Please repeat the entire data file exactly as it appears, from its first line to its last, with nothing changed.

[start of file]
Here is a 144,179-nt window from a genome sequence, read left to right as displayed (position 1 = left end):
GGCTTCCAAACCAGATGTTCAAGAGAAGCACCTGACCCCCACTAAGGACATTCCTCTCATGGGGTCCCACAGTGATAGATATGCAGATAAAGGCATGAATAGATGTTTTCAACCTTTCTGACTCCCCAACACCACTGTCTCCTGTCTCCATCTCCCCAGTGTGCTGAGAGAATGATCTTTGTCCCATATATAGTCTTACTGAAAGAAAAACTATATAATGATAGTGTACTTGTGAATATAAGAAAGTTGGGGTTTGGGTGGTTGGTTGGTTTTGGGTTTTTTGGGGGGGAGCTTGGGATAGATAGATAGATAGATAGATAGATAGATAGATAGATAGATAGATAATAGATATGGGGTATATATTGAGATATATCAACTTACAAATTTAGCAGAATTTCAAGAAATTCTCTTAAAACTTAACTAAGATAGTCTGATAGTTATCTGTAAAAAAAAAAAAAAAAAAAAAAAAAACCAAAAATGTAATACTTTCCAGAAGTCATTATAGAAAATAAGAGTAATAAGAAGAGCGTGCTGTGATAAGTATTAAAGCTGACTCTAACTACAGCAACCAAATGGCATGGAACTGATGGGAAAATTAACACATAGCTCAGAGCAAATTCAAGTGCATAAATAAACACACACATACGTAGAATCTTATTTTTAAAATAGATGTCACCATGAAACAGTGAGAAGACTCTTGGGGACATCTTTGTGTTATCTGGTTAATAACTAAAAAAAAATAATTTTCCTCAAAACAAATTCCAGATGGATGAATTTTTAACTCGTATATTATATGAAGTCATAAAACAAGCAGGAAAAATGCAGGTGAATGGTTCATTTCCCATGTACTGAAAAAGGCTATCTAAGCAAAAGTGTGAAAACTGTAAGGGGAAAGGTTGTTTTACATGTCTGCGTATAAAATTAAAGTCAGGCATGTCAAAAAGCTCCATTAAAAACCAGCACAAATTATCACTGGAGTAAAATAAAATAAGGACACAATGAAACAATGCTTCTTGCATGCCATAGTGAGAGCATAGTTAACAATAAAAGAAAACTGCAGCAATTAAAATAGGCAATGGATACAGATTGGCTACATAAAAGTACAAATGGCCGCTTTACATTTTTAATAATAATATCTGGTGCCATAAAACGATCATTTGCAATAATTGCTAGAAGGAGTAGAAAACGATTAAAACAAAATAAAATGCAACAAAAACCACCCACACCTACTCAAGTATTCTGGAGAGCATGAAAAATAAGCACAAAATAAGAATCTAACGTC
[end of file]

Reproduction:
Here is a 144,179-nt window from a genome sequence, read left to right as displayed (position 1 = left end):
GGCTTCCAAACCAGATGTTCAAGAGAAGCACCTGACCCCCACTAAGGACATTCCTCTCATGGGGTCCCACAGTGATAGATATGCAGATAAAGGCATGAATAGATGTTTTCAACCTTTCTGACTCCCCAACACCACTGTCTCCTGTCTCCATCTCCCCAGTGTGCTGAGAGAATGATCTTTGTCCCATATATAGTCTTACTGAAAGAAAAACTATATAATGATAGTGTACTTGTGAATATAAGAAAGTTGGGGTTTGGGTGGTTGGTTGGTTTTGGGTTTTTTGGGGGGGAGCTTGGGATAGATAGATAGATAGATAGATAGATAGATAGATAGATAGATAGATAATAGATATGGGGTATATATTGAGATATATCAACTTACAAATTTAGCAGAATTTCAAGAAATTCTCTTAAAACTTAACTAAGATAGTCTGATAGTTATCTGTAAAAAAAAAAAAAAAAAAAAAAAAAACCAAAAATGTAATACTTTCCAGAAGTCATTATAGAAAATAAGAGTAATAAGAAGAGCGTGCTGTGATAAGTATTAAAGCTGACTCTAACTACAGCAACCAAATGGCATGGAACTGATGGGAAAATTAACACATAGCTCAGAGCAAATTCAAGTGCATAAATAAACACACACATACGTAGAATCTTATTTTTAAAATAGATGTCACCATGAAACAGTGAGAAGACTCTTGGGGACATCTTTGTGTTATCTGGTTAATAACTAAAAAAAAATAATTTTCCTCAAAACAAATTCCAGATGGATGAATTTTTAACTCGTATATTATATGAAGTCATAAAACAAGCAGGAAAAATGCAGGTGAATGGTTCATTTCCCATGTACTGAAAAAGGCTATCTAAGCAAAAGTGTGAAAACTGTAAGGGGAAAGGTTGTTTTACATGTCTGCGTATAAAATTAAAGTCAGGCATGTCAAAAAGCTCCATTAAAAACCAGCACAAATTATCACTGGAGTAAAATAAAATAAGGACACAATGAAACAATGCTTCTTGCATGCCATAGTGAGAGCATAGTTAACAATAAAAGAAAACTGCAGCAATTAAAATAGGCAATGGATACAGATTGGCTACATAAAAGTACAAATGGCCGCTTTACATTTTTAATAATAATATCTGGTGCCATAAAACGATCATTTGCAATAATTGCTAGAAGGAGTAGAAAACGATTAAAACAAAATAAAATGCAACAAAAACCACCCACACCTACTCAAGTATTCTGGAGAGCATGAAAAATAAGCACAAAATAAGAATCTAACGTC